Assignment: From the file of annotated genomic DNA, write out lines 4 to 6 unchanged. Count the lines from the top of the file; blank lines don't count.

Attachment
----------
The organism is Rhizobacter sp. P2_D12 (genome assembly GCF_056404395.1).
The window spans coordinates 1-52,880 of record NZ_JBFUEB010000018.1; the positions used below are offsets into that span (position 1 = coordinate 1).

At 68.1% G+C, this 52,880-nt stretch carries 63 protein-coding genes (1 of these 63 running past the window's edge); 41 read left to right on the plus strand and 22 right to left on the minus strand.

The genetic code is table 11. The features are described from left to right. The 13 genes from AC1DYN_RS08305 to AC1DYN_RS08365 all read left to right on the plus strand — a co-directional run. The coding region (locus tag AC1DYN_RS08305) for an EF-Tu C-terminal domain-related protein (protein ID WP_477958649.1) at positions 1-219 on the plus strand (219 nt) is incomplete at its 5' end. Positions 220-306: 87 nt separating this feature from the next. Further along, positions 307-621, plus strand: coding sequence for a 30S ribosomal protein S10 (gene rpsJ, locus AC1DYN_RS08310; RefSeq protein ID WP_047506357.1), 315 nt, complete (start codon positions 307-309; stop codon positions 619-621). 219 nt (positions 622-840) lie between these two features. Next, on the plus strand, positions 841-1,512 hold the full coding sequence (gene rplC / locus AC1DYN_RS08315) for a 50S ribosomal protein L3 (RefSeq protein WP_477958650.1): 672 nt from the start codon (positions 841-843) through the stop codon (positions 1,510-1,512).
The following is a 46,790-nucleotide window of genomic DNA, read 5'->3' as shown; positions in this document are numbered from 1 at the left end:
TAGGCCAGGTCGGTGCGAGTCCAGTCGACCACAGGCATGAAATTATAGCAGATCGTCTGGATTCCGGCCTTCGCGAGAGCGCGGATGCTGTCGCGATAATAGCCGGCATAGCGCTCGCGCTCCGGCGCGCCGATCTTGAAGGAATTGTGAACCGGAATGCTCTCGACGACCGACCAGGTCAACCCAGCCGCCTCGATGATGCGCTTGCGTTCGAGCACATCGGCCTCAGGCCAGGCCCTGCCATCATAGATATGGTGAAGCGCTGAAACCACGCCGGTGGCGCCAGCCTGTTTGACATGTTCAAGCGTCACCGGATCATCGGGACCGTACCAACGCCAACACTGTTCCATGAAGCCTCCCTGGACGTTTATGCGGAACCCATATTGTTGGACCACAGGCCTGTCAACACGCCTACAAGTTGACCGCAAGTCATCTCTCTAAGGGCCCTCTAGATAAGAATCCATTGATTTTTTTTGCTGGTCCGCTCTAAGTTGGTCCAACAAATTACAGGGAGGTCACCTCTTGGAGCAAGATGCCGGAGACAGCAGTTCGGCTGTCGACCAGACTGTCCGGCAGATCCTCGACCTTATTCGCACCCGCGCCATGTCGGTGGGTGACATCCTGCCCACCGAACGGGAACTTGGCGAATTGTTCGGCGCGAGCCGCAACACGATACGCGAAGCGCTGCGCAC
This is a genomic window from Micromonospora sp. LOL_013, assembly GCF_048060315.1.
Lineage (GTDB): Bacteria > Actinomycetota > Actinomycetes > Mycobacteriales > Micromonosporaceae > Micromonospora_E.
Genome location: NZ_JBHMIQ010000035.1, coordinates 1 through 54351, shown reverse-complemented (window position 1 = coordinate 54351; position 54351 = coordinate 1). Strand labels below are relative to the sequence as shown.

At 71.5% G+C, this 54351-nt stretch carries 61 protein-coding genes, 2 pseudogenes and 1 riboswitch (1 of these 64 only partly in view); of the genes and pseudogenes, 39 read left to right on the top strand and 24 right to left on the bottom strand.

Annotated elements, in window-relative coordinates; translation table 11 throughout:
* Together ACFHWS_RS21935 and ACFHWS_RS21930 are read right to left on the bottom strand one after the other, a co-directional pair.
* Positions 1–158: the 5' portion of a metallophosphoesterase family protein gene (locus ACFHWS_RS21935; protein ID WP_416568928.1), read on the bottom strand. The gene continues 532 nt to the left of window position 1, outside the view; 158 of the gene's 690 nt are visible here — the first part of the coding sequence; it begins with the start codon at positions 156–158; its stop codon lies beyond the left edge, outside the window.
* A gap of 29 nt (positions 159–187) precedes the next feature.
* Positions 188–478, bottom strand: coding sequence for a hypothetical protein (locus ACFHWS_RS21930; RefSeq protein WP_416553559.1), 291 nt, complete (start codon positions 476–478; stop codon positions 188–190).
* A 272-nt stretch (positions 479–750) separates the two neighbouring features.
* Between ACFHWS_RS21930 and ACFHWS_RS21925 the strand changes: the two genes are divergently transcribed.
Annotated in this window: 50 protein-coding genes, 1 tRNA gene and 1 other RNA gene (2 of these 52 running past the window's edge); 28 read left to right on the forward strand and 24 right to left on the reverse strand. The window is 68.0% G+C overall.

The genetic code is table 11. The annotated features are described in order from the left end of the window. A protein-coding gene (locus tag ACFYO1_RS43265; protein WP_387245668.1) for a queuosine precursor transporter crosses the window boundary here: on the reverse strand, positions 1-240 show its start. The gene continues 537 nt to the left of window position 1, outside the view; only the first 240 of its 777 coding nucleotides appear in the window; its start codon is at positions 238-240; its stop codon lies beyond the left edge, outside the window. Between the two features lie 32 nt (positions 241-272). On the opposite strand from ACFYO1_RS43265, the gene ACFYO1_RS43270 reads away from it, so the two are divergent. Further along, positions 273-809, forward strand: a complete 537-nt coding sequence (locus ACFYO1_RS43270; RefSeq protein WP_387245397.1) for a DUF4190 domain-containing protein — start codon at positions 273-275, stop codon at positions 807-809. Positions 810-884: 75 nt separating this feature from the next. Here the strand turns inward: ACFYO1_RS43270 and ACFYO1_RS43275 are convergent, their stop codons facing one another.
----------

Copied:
The genetic code is table 11. The features are described from left to right. The 13 genes from AC1DYN_RS08305 to AC1DYN_RS08365 all read left to right on the plus strand — a co-directional run. The coding region (locus tag AC1DYN_RS08305) for an EF-Tu C-terminal domain-related protein (protein ID WP_477958649.1) at positions 1-219 on the plus strand (219 nt) is incomplete at its 5' end. Positions 220-306: 87 nt separating this feature from the next. Further along, positions 307-621, plus strand: coding sequence for a 30S ribosomal protein S10 (gene rpsJ, locus AC1DYN_RS08310; RefSeq protein ID WP_047506357.1), 315 nt, complete (start codon positions 307-309; stop codon positions 619-621). 219 nt (positions 622-840) lie between these two features. Next, on the plus strand, positions 841-1,512 hold the full coding sequence (gene rplC / locus AC1DYN_RS08315) for a 50S ribosomal protein L3 (RefSeq protein WP_477958650.1): 672 nt from the start codon (positions 841-843) through the stop codon (positions 1,510-1,512).
The following is a 46,790-nucleotide window of genomic DNA, read 5'->3' as shown; positions in this document are numbered from 1 at the left end:
TAGGCCAGGTCGGTGCGAGTCCAGTCGACCACAGGCATGAAATTATAGCAGATCGTCTGGATTCCGGCCTTCGCGAGAGCGCGGATGCTGTCGCGATAATAGCCGGCATAGCGCTCGCGCTCCGGCGCGCCGATCTTGAAGGAATTGTGAACCGGAATGCTCTCGACGACCGACCAGGTCAACCCAGCCGCCTCGATGATGCGCTTGCGTTCGAGCACATCGGCCTCAGGCCAGGCCCTGCCATCATAGATATGGTGAAGCGCTGAAACCACGCCGGTGGCGCCAGCCTGTTTGACATGTTCAAGCGTCACCGGATCATCGGGACCGTACCAACGCCAACACTGTTCCATGAAGCCTCCCTGGACGTTTATGCGGAACCCATATTGTTGGACCACAGGCCTGTCAACACGCCTACAAGTTGACCGCAAGTCATCTCTCTAAGGGCCCTCTAGATAAGAATCCATTGATTTTTTTTGCTGGTCCGCTCTAAGTTGGTCCAACAAATTACAGGGAGGTCACCTCTTGGAGCAAGATGCCGGAGACAGCAGTTCGGCTGTCGACCAGACTGTCCGGCAGATCCTCGACCTTATTCGCACCCGCGCCATGTCGGTGGGTGACATCCTGCCCACCGAACGGGAACTTGGCGAATTGTTCGGCGCGAGCCGCAACACGATACGCGAAGCGCTGCGCAC